Protesters wave the Israeli flag on July 24, 2023, during demonstrations against the government’s planned judicial reform.
Menachem Kahana | Afp | fake images
Israel’s parliament began a final vote Monday on contested changes Prime Minister Benjamin Netanyahu sought to the judiciary as last-minute talks continued to ease one of the country’s worst political crises sparked by his plans.
President Isaac Herzog, who has called the standoff “a national emergency,” was still trying to reach a compromise over government court plans that have sparked unprecedented protests across the country, a person familiar with the matter said.
Police used a water cannon to disperse protesters opposing Netanyahu’s religious-nationalist coalition’s judicial campaign, and officers dragged out protesters who had chained themselves to poles and blocked the road in front of parliament.
The chances of reaching a compromise looked slim when lawmakers began voting.
“Agreements that safeguard Israel’s democracy cannot be reached with this government,” opposition leader Yair Lapid told Israeli television channels in the Knesset minutes before the hour-long vote was to begin.
With banks and businesses joining the protest, pressure mounted on Netanyahu, who was released from hospital Monday morning after a two-night stay during which he was fitted with a pacemaker.
Washington has urged Netanyahu, on the one hand, to compromise with the opposition, while his hardline coalition partners are pushing for the legislation to go ahead with more judicial changes to follow.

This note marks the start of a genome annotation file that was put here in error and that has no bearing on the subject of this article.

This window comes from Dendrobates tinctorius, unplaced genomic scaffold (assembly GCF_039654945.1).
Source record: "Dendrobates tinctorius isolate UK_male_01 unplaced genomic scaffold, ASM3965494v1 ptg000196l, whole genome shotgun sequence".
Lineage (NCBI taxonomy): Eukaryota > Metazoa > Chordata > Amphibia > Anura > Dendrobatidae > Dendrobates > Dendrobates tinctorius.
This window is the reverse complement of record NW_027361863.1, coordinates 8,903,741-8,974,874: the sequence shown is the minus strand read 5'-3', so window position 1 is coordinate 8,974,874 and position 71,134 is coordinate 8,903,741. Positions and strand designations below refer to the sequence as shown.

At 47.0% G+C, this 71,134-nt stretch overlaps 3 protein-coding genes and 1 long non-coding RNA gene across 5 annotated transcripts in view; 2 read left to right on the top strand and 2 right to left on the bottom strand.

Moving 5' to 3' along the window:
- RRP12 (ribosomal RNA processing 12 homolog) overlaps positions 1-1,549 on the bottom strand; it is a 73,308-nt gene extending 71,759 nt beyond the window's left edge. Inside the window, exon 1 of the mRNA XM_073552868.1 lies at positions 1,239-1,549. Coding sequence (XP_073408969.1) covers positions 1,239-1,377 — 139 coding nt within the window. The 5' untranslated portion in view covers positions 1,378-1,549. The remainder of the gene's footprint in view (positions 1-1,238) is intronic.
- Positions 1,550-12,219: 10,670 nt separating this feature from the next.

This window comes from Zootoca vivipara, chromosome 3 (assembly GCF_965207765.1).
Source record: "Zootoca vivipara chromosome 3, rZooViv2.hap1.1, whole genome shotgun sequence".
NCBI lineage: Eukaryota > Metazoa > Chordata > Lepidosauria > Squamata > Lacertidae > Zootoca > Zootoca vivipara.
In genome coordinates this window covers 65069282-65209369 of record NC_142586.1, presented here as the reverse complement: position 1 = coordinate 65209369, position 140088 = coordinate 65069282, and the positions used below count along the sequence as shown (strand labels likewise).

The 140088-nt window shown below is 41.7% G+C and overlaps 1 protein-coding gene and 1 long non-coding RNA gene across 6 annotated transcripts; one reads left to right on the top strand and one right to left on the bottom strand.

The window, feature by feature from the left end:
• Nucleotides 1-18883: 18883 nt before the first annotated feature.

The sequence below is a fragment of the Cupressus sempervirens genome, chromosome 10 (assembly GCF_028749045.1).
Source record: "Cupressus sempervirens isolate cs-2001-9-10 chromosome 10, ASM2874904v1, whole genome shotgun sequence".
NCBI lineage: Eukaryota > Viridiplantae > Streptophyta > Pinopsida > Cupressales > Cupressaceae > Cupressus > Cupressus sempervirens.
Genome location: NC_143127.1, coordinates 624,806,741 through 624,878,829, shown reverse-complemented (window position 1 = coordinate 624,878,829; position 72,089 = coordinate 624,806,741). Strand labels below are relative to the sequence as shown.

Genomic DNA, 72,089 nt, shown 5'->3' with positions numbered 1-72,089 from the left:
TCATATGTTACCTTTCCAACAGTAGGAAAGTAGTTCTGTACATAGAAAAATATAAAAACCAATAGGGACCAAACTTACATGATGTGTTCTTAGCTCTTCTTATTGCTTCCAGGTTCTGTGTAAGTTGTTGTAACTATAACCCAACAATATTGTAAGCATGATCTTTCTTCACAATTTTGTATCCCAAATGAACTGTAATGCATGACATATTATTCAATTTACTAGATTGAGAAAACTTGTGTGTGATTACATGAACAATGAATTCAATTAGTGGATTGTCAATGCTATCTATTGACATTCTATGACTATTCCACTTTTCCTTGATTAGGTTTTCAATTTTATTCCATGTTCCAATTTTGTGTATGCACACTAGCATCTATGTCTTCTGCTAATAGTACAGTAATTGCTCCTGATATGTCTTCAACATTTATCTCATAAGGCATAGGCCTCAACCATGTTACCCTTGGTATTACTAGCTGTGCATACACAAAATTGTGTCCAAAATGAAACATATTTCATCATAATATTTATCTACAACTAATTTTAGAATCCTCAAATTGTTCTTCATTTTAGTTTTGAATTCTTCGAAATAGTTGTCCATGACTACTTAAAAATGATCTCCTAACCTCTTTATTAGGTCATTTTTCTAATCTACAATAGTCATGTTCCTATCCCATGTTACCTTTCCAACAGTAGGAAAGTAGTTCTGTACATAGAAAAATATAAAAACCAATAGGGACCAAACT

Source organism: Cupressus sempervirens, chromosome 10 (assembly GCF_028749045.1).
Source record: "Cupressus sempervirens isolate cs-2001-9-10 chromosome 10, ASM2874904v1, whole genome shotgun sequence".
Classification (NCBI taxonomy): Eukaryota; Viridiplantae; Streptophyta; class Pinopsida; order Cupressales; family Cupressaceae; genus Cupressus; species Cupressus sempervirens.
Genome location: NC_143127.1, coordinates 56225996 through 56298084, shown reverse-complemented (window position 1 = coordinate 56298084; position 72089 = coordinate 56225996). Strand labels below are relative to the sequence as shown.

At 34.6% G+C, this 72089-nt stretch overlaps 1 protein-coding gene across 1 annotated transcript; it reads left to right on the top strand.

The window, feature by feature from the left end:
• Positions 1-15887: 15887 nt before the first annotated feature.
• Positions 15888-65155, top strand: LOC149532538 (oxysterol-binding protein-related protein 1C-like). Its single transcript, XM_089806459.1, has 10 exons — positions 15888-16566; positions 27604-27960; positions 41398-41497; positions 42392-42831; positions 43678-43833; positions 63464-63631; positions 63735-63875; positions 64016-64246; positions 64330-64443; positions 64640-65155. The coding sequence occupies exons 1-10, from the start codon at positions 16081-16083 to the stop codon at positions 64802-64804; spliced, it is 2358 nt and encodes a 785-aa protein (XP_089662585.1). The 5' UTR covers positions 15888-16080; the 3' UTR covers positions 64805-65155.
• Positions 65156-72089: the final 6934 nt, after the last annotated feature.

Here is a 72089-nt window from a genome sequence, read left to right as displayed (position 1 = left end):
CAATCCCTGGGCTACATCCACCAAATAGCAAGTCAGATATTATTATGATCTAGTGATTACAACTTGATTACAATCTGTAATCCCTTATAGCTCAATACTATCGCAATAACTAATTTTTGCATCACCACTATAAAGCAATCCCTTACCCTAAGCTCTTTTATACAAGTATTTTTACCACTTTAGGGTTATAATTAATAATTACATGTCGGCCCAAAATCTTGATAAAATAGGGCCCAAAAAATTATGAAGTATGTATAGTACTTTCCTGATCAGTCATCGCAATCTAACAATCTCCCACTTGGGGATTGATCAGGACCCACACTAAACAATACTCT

The crisis has spread to the army. Protest leaders say thousands of volunteer reservists will not report for duty if the government goes ahead with plans and top brass warn Israel’s readiness for war could be at risk.
Still, with a comfortable majority in parliament, Netanyahu’s coalition seemed poised to win a vote on a bill limiting the Supreme Court’s powers to overturn decisions made by governments and ministers.
“We are headed for a disaster,” Lapid told lawmakers during the stormy debate. “If you vote for this bill, you will weaken the State of Israel, the people of Israel and the Israel Defense Forces.”
It would be the first written change to the law in a package that critics fear is aimed at curbing judicial independence, but that Netanyahu, who is on trial on corruption charges he denies, insists is necessary for balance between branches of government.
Justice Minister Yariv Levin, who has been pushing the changes, defended the bill, which would amend a law that would allow the Supreme Court to overturn decisions it deems “unreasonable.”
“There is no reason to fear this amendment. There are many reasons to view it as an important step toward restoring the balance between branches of government while respecting voter choice,” Levin said.
Netanyahu’s coalition is determined to reject what it describes as overreach by a Supreme Court that it says has become too politically interventionist.
Critics say Monday’s amendment was rushed through parliament and will open the door to abuses of power by removing one of the few effective checks on executive authority in a country without a formal written constitution.
The government announced its court plans in January, shortly after being sworn in, raising concerns among allies abroad about Israel’s democratic health and denting the economy.
The shekel has weakened by around 8% since then.
Israel’s two largest banks, Leumi and Hapoalim, said they would allow workers to demonstrate on Monday without losing wages.
A forum of some 150 of Israel’s largest companies went on strike and Azrieli and Big, two of Israel’s largest malls, said stores in their malls would remain closed.